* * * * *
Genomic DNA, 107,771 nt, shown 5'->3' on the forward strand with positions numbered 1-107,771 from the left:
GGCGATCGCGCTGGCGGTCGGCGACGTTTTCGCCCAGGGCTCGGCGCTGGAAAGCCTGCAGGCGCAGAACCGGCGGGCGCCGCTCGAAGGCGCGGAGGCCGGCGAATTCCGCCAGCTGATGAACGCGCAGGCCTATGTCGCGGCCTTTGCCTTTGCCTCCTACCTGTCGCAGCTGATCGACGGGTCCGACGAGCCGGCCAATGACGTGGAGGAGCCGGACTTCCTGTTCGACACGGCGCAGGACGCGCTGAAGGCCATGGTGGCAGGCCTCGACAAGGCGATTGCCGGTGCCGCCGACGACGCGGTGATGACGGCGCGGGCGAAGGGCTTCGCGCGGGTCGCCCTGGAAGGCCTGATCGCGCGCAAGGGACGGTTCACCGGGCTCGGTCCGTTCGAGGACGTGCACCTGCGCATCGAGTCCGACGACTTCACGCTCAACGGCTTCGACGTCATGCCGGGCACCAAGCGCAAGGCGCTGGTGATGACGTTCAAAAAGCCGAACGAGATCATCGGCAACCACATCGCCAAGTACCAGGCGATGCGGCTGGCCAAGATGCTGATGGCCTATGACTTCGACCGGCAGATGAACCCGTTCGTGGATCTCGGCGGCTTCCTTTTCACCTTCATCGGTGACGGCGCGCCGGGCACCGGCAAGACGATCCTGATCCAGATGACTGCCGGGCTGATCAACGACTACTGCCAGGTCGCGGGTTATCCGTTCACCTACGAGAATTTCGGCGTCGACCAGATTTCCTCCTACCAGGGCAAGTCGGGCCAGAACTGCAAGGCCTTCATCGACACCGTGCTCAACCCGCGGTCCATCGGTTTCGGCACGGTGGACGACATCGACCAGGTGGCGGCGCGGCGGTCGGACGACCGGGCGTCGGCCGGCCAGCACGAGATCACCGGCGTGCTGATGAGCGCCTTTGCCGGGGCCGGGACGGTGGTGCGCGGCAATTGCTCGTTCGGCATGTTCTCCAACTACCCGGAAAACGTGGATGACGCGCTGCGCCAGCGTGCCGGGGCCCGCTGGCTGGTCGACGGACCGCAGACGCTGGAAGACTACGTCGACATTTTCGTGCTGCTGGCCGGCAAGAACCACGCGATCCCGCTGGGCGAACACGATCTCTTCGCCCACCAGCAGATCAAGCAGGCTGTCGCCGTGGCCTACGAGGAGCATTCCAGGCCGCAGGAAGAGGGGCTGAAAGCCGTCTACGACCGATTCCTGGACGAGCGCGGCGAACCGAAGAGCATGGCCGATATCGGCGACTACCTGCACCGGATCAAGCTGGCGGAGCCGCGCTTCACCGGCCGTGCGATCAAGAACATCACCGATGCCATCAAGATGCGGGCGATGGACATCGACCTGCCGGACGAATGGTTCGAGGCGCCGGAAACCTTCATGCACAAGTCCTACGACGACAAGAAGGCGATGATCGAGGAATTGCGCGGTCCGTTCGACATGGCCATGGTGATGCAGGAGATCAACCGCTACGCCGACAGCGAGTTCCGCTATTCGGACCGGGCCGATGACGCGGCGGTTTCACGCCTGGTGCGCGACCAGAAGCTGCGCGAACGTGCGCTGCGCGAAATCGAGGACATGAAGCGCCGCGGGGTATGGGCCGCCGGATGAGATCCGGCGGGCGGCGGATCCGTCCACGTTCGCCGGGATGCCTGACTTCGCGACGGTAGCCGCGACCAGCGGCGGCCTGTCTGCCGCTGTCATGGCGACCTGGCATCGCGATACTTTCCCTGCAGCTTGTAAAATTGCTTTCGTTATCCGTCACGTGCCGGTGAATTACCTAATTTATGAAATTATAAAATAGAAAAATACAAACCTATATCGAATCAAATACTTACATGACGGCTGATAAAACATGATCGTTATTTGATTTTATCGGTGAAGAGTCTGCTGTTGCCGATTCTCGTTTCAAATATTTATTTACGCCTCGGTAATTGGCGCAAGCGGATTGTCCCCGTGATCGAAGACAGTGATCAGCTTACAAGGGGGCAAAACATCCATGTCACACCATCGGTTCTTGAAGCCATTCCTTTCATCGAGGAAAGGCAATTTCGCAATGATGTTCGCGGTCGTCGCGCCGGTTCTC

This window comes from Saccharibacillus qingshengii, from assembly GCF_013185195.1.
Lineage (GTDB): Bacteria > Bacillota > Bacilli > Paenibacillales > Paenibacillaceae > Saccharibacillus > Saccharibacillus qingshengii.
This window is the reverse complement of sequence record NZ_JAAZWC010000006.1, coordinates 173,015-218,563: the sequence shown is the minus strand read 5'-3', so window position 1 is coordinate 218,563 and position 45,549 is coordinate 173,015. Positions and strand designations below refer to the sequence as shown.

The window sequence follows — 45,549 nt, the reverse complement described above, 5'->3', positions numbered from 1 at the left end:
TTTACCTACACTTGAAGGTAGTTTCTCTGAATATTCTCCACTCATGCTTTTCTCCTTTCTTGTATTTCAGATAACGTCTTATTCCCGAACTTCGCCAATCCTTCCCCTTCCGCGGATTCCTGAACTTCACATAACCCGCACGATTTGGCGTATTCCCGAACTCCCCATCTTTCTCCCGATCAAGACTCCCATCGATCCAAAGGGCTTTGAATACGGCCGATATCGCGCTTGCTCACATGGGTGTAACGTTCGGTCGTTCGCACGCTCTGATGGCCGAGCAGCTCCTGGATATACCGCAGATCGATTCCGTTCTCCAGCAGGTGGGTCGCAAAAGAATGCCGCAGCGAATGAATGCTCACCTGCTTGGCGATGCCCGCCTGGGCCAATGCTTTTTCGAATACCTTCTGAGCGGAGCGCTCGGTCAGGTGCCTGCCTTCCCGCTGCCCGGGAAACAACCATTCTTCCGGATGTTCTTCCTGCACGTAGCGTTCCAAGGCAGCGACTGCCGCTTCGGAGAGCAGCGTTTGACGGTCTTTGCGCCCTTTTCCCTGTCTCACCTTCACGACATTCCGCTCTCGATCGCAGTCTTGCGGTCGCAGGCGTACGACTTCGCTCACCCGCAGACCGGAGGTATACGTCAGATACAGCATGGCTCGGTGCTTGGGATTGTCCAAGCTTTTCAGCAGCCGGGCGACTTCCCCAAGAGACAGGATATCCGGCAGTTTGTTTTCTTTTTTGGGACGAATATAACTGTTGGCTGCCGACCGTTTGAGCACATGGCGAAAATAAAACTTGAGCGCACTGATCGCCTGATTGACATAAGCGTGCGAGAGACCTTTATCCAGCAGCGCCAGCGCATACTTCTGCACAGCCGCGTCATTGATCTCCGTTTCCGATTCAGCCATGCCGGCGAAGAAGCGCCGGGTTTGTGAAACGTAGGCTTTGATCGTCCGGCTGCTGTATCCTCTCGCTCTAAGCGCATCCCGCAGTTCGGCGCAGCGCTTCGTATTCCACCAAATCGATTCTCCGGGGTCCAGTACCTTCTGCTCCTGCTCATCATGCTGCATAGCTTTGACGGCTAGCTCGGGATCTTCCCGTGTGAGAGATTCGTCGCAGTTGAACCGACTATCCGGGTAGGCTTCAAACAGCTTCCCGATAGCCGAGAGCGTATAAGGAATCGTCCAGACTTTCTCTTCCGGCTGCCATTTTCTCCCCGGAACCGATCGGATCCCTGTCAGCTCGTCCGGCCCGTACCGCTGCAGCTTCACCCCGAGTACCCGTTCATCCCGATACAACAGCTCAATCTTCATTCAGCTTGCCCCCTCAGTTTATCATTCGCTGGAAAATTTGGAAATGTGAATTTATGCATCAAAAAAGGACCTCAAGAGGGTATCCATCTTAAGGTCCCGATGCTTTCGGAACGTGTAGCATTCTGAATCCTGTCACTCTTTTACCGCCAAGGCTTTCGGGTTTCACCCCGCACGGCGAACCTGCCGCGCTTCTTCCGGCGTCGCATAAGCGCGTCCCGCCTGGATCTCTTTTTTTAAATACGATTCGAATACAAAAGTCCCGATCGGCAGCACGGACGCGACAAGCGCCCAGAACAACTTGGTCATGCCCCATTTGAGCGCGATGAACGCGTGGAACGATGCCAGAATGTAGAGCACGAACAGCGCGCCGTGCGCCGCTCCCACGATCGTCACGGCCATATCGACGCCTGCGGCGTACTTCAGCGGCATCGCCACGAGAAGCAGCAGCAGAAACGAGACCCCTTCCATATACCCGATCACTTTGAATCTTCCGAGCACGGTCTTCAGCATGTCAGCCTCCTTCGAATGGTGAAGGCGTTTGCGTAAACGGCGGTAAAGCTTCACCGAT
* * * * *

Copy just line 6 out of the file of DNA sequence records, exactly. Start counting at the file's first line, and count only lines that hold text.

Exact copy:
The window sequence follows — 45,549 nt, the reverse complement described above, 5'->3', positions numbered from 1 at the left end: